There are as many pasta shapes as there are people in Italy. Just kidding, but there are a lot. To complicate matters more, every shape has its ideal sauce and, on the flip side, some sauces don't dare touch certain shapes.
Does pesto go with orecchiette? Does ragu go with spaghetti? Really, it's the pasta shapes' rules and we're just cooking by them.
To help us translate, we're featuring artist Adriana Gallo's pasta shape illustrations, along with recipes and short explanations for each type.
Get to know these 11 shapes a little better.
What it is: Short, wide, tubular pasta with diagonally-cut ends. Penne rigate are the same, but with ridges.
What it means: Derived from the Latin word penna, meaning quill, the shape of penne resembles the end of a fountain pen.
Ideal sauce: Its shape allows penne to hold sauce well. Whether it's butter-based or tomato-y, it sneaks and settles into the hollow insides.
What it is: A very large tubular pasta.
What it means: Pacca means "to slap," which refers to the sound the pasta makes when it's mixed with the sauce and hits the sides of the pot.
Ideal sauce: Their smooth exterior makes paccheri ideal for tomato- and olive oil-based sauces. Its size is also good for stuffing, as in a timbale.
What it is: A tubular, slightly curved, ridged pasta.
What it means: From the Italian word rigato, meaning "scored" or "streaked."
Ideal sauce: Like penne, rigatoni's hollowness allows it to collect sauce well. And, since it's more hollow than penne, it can stand up to something with a bit of body, like Bolognese or chunkier, chopped tomatoes.
What it is: Rice-shaped pieces of pasta. In other words, it's pasta's version of rice.
What it means: In Italian, "orzo" refers both to barley and the pasta shape (also sometimes called risoni).
Ideal sauce: Orzo readily absorbs flavors, making it ideal for soups and pasta salads, and as a stand-in for rice in risotto (keep in mind the you'll want add all the stock and water at once and cook until the pasta is al dente and the broth is thick and creamy).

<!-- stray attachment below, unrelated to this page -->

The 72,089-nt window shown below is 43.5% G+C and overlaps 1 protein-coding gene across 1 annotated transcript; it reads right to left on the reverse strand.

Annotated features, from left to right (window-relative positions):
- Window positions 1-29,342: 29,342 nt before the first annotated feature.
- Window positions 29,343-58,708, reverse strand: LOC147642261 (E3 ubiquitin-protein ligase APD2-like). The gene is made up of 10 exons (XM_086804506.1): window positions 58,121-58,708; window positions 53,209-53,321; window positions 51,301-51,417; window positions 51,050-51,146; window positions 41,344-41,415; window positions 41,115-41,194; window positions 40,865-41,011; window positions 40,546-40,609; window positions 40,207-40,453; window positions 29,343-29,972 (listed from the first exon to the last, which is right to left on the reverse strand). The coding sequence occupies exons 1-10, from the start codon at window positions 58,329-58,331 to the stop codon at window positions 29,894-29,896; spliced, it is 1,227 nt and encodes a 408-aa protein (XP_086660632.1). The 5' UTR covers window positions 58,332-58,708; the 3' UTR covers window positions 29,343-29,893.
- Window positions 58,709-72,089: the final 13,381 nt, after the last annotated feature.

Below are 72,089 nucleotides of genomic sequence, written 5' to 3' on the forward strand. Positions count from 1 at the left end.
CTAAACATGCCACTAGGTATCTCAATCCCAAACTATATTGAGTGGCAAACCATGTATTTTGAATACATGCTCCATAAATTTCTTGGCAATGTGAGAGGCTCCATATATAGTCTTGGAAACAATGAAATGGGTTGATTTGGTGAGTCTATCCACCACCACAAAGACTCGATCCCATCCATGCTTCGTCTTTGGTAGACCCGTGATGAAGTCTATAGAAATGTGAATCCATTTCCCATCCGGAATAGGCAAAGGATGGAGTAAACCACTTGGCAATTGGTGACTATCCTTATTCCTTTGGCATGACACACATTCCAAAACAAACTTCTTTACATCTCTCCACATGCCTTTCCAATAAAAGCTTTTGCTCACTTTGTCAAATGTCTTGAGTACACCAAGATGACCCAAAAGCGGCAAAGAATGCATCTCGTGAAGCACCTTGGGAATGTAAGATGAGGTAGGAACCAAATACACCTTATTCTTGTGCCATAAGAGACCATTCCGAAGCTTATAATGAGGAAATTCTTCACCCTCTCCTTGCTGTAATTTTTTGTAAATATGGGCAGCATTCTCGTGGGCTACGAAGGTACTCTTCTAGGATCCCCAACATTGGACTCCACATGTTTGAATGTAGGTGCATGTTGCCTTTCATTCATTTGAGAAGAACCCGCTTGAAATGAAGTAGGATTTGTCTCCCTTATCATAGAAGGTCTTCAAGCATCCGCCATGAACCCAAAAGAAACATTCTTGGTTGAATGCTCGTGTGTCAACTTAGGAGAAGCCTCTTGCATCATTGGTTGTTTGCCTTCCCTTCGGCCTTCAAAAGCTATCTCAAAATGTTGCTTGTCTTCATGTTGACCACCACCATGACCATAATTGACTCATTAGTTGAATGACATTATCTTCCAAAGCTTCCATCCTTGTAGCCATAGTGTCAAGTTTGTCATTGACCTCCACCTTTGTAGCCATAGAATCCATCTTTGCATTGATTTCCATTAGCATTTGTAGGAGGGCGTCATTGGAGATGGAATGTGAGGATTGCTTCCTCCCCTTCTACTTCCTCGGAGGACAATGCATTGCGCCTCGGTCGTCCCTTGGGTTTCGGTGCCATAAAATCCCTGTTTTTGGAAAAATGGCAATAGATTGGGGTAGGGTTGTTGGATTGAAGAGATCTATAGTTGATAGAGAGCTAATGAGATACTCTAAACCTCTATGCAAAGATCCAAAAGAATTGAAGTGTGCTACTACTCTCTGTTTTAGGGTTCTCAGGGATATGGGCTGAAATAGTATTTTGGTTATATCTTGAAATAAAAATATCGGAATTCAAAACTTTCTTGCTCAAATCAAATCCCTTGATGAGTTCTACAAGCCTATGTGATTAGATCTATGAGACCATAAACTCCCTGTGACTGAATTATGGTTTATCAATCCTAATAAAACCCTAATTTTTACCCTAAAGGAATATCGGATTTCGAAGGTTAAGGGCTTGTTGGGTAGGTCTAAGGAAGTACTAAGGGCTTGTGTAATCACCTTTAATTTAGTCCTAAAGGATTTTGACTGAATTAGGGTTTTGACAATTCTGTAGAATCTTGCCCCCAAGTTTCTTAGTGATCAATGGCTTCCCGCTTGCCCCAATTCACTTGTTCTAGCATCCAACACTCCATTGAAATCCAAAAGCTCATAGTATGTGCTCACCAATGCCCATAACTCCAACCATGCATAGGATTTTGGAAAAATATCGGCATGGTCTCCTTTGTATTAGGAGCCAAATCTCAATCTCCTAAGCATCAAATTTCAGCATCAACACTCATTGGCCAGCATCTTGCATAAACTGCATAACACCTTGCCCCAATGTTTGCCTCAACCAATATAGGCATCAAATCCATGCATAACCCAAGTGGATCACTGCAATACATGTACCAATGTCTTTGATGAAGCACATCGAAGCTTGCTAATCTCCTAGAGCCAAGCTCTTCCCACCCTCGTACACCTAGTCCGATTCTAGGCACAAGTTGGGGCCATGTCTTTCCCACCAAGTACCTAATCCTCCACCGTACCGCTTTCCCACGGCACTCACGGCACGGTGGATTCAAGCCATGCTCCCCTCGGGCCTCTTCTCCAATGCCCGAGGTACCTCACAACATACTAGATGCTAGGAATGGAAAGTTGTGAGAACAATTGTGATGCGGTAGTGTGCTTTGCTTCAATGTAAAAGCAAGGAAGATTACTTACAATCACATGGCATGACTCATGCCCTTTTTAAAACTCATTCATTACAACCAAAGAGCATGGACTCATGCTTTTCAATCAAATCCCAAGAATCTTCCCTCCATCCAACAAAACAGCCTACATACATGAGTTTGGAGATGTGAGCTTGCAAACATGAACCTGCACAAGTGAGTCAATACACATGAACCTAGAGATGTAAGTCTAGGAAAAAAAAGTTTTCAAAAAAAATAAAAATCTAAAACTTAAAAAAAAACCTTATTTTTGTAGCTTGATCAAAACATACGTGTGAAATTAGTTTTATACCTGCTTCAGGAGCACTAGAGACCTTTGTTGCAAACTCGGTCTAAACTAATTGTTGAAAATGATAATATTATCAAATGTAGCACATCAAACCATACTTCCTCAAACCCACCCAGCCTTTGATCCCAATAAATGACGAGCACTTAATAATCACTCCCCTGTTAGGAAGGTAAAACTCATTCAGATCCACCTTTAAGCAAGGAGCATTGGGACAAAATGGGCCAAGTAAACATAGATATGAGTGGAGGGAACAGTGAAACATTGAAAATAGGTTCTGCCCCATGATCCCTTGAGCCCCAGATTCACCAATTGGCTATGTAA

What it is: Conical-shaped, with a ruffled edge.
What it means: In Italian, campanelle means "bells."
Ideal sauce: Campanelle's curves hold a lot of sauce and can withstand heavier, dairy-based dressings, like béchamel or yogurt. Cheese, vegetables, and meat will cling to the grooves.
What it is: Long, thin, and cylindrical.
What it means: Spaghetti is a derivative of the Italian word spago, meaning "string" or "twine."
Ideal sauce: Thick sauces don't cling well to smooth spaghetti, making it a fit for stuff a bit lighter, like pesto, cacio e pepe, and lotsa olive oil.
What it is: Short and corkscrew-shaped.
What it means: Fusilli comes from the word fuso, meaning "melted." The pasta is not literally melted, but the pieces were traditionally formed by using a small rod to wind each one into a spiral.
Ideal sauce: The shape makes it ideal for oil-based sauces that can, more or less, slide down the noodle.
What it is: Conch shell-shaped.
What it means: In Italian, conchiglia means "seashell."
Ideal sauce: Because of the hollow shape, conchiglie can hold a lot of sauce, cheese, pesto, cream, and vegetables, making it ideal for something like baked pasta.
What it is: Small and round, with a concave center.
What it means: Orechiette literally translates to "little ears."
Ideal sauce: The cup-esque centers catch breadcrumbs, nubs of cheese, bits of pancetta, and small vegetables, like peas or broccoli.
What it is: Short, fat rings.
What it means: The smaller version of calamarata pasta, calamaretti resembles rings of calamari (squid).
Ideal sauce: Because it's a sturdy pasta, it can hold up to a heavy sauce, like ragu, or one that's generous with the cream. It also makes for a good seafood pasta, for obvious (whimsical) reasons.